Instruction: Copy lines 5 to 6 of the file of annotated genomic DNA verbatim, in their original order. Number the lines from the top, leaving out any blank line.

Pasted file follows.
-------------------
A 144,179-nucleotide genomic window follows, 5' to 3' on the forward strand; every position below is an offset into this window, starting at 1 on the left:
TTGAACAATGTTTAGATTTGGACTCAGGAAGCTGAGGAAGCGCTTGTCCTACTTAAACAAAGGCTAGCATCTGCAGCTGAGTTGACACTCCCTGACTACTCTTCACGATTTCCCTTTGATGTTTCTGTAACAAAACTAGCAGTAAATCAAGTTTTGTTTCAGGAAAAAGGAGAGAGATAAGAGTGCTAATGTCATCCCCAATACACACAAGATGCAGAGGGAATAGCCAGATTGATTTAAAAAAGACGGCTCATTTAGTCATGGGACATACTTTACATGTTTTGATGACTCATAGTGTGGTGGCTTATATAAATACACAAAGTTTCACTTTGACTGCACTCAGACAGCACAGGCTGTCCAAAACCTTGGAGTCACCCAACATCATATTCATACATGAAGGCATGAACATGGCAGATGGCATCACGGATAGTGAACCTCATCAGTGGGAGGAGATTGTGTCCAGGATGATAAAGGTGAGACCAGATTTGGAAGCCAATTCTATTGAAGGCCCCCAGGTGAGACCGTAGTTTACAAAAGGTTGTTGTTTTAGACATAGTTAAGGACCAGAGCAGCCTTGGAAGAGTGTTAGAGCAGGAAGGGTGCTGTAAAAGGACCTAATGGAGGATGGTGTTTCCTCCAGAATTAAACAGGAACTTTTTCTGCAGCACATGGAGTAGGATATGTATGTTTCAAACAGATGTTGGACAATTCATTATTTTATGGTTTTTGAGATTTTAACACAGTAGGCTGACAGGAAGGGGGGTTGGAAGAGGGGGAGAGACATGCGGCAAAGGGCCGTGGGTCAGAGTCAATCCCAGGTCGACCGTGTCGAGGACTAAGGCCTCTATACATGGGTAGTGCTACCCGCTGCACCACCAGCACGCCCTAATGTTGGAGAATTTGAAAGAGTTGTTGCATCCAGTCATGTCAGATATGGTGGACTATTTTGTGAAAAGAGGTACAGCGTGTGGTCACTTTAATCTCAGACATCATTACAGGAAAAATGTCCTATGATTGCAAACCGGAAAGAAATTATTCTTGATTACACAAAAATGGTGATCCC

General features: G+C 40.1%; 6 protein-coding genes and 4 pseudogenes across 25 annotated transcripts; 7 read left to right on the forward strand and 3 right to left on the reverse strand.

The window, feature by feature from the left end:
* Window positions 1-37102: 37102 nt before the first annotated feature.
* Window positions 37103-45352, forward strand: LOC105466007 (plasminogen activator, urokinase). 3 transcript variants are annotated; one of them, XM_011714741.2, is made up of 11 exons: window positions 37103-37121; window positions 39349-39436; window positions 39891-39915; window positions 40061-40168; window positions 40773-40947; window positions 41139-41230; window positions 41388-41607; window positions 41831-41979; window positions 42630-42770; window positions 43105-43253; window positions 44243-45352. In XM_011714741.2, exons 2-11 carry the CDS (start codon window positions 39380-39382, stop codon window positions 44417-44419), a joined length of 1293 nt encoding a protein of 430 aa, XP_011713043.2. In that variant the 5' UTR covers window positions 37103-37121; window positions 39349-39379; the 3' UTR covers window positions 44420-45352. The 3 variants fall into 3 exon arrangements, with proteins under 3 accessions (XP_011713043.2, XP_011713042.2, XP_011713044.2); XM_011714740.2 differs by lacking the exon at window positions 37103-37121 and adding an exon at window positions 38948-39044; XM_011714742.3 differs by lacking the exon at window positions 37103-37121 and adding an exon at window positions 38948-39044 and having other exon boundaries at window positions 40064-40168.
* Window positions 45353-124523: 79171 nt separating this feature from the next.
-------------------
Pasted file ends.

* Window positions 1-37102: 37102 nt before the first annotated feature.
* Window positions 37103-45352, forward strand: LOC105466007 (plasminogen activator, urokinase). 3 transcript variants are annotated; one of them, XM_011714741.2, is made up of 11 exons: window positions 37103-37121; window positions 39349-39436; window positions 39891-39915; window positions 40061-40168; window positions 40773-40947; window positions 41139-41230; window positions 41388-41607; window positions 41831-41979; window positions 42630-42770; window positions 43105-43253; window positions 44243-45352. In XM_011714741.2, exons 2-11 carry the CDS (start codon window positions 39380-39382, stop codon window positions 44417-44419), a joined length of 1293 nt encoding a protein of 430 aa, XP_011713043.2. In that variant the 5' UTR covers window positions 37103-37121; window positions 39349-39379; the 3' UTR covers window positions 44420-45352. The 3 variants fall into 3 exon arrangements, with proteins under 3 accessions (XP_011713043.2, XP_011713042.2, XP_011713044.2); XM_011714740.2 differs by lacking the exon at window positions 37103-37121 and adding an exon at window positions 38948-39044; XM_011714742.3 differs by lacking the exon at window positions 37103-37121 and adding an exon at window positions 38948-39044 and having other exon boundaries at window positions 40064-40168.